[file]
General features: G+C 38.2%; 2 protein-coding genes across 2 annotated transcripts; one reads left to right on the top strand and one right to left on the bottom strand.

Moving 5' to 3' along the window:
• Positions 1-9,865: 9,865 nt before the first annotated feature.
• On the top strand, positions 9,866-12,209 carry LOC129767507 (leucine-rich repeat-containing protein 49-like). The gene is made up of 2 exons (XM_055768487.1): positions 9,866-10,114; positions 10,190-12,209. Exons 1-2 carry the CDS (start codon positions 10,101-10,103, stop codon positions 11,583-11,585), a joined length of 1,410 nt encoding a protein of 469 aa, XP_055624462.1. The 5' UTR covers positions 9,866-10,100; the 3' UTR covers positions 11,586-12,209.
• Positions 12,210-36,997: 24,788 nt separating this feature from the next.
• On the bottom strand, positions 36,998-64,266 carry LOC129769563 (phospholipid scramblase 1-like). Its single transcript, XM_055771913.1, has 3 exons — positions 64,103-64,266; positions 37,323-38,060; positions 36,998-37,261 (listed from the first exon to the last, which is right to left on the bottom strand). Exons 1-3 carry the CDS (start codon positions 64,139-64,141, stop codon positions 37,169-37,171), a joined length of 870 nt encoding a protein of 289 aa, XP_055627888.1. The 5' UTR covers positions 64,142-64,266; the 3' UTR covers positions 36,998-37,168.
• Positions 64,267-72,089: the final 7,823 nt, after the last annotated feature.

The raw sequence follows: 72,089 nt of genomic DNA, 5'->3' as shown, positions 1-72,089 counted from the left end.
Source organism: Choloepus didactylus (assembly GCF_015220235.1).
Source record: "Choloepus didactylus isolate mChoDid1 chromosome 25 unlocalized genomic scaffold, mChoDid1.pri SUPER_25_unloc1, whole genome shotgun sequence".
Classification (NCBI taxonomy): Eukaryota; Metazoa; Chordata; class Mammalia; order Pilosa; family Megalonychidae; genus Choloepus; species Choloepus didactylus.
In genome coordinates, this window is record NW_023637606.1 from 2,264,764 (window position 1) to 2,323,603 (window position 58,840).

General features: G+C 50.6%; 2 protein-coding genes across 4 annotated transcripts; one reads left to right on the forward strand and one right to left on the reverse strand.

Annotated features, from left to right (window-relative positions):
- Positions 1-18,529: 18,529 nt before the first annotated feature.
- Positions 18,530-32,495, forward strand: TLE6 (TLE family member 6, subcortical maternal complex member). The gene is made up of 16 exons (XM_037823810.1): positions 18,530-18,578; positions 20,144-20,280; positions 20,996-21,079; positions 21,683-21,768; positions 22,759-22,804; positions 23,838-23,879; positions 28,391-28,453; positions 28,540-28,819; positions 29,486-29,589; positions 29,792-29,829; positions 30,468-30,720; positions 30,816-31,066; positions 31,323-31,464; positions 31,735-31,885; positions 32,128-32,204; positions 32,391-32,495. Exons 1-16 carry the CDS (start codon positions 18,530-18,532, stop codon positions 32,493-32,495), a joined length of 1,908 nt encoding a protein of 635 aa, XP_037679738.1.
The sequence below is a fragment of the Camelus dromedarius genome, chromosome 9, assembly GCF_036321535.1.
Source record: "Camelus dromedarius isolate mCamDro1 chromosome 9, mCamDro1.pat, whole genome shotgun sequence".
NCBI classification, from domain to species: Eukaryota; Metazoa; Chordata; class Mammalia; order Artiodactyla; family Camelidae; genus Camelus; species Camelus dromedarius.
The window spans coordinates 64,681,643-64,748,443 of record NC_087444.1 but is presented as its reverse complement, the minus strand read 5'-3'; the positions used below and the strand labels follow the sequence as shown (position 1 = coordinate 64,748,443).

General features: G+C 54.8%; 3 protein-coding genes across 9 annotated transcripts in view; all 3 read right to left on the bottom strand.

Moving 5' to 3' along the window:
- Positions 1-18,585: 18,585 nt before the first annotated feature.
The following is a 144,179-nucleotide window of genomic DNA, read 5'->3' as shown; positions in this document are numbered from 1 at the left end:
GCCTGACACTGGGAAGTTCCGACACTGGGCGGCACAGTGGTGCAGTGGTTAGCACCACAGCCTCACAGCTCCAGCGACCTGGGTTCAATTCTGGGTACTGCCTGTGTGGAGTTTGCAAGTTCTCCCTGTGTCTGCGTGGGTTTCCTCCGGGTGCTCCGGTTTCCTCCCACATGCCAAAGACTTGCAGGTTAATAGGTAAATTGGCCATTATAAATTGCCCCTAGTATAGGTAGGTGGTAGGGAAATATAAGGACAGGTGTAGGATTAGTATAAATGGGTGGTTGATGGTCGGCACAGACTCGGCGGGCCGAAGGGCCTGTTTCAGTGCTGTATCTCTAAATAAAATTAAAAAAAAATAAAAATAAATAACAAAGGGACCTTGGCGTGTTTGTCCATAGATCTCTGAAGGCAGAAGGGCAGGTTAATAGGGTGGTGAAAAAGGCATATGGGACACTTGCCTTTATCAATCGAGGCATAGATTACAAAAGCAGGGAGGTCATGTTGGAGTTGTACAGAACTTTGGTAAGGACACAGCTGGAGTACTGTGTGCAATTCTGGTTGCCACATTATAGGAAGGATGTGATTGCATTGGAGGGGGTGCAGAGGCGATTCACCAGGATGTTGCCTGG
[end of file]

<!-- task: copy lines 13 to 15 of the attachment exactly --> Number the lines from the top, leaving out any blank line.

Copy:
General features: G+C 50.6%; 2 protein-coding genes across 4 annotated transcripts; one reads left to right on the forward strand and one right to left on the reverse strand.

Annotated features, from left to right (window-relative positions):
- Positions 1-18,529: 18,529 nt before the first annotated feature.